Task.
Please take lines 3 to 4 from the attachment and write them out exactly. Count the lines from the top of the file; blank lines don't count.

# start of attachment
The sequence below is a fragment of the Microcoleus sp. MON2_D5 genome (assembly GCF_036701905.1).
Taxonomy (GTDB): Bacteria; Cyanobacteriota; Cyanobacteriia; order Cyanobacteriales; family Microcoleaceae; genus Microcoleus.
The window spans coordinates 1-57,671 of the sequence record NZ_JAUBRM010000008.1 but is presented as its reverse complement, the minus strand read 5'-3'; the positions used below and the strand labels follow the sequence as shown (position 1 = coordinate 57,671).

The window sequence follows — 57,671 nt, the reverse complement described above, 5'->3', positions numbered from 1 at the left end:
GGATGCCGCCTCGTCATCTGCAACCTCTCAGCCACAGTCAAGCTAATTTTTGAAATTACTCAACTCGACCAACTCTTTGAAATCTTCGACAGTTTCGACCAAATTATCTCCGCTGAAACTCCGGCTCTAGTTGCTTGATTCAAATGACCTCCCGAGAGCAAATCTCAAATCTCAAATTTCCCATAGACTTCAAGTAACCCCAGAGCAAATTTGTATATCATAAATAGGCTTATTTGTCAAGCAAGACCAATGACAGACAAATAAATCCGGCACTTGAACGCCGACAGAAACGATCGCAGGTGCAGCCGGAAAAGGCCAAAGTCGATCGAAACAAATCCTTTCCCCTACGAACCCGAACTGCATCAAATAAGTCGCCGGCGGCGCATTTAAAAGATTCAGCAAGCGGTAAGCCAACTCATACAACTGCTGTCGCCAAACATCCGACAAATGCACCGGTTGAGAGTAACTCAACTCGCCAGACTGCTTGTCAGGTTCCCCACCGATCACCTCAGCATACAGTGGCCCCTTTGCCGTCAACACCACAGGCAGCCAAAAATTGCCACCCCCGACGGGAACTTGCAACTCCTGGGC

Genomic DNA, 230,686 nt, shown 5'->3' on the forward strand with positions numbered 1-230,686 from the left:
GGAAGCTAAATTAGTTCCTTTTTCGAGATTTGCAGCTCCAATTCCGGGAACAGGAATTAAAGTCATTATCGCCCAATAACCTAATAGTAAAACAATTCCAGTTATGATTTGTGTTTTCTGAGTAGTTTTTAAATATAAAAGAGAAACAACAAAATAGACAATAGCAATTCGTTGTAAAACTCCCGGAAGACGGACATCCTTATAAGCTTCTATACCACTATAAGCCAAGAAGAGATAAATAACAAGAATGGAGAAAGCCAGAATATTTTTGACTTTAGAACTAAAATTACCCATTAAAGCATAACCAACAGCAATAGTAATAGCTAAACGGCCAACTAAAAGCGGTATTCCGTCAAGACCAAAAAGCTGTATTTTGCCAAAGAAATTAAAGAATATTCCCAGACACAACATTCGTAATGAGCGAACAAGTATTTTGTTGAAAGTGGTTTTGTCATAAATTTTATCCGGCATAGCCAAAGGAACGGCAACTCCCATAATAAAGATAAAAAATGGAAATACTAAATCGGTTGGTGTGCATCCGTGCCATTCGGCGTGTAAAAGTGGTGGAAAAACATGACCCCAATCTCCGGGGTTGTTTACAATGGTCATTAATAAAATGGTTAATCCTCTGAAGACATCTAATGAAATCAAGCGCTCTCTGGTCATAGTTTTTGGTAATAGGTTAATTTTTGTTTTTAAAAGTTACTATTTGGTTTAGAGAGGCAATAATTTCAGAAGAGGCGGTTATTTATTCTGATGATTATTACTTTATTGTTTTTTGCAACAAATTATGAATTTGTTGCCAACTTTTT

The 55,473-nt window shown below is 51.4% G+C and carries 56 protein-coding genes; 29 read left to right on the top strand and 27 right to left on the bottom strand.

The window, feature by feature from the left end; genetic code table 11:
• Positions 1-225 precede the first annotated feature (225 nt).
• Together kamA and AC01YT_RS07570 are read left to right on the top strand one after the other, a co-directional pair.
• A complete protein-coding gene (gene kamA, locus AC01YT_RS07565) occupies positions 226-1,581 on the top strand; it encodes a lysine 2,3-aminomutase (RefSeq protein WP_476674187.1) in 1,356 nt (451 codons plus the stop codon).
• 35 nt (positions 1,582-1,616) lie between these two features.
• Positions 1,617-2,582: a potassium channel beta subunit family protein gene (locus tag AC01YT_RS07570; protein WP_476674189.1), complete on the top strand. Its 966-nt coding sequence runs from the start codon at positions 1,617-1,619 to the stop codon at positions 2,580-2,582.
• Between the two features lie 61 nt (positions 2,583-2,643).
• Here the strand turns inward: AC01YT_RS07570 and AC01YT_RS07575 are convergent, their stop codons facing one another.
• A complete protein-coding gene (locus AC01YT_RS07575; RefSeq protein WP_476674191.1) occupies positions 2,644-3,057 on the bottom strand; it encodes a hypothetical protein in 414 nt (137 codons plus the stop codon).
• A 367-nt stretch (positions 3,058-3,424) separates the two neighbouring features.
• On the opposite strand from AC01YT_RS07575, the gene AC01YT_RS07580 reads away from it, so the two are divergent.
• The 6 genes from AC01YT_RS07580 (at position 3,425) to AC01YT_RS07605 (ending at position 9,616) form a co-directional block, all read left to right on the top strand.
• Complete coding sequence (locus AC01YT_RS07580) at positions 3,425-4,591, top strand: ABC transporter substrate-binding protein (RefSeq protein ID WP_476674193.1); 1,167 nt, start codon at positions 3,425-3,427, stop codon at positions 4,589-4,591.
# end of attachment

The window spans coordinates 1-57,671 of the sequence record NZ_JAUBRM010000008.1 but is presented as its reverse complement, the minus strand read 5'-3'; the positions used below and the strand labels follow the sequence as shown (position 1 = coordinate 57,671).

The window sequence follows — 57,671 nt, the reverse complement described above, 5'->3', positions numbered from 1 at the left end: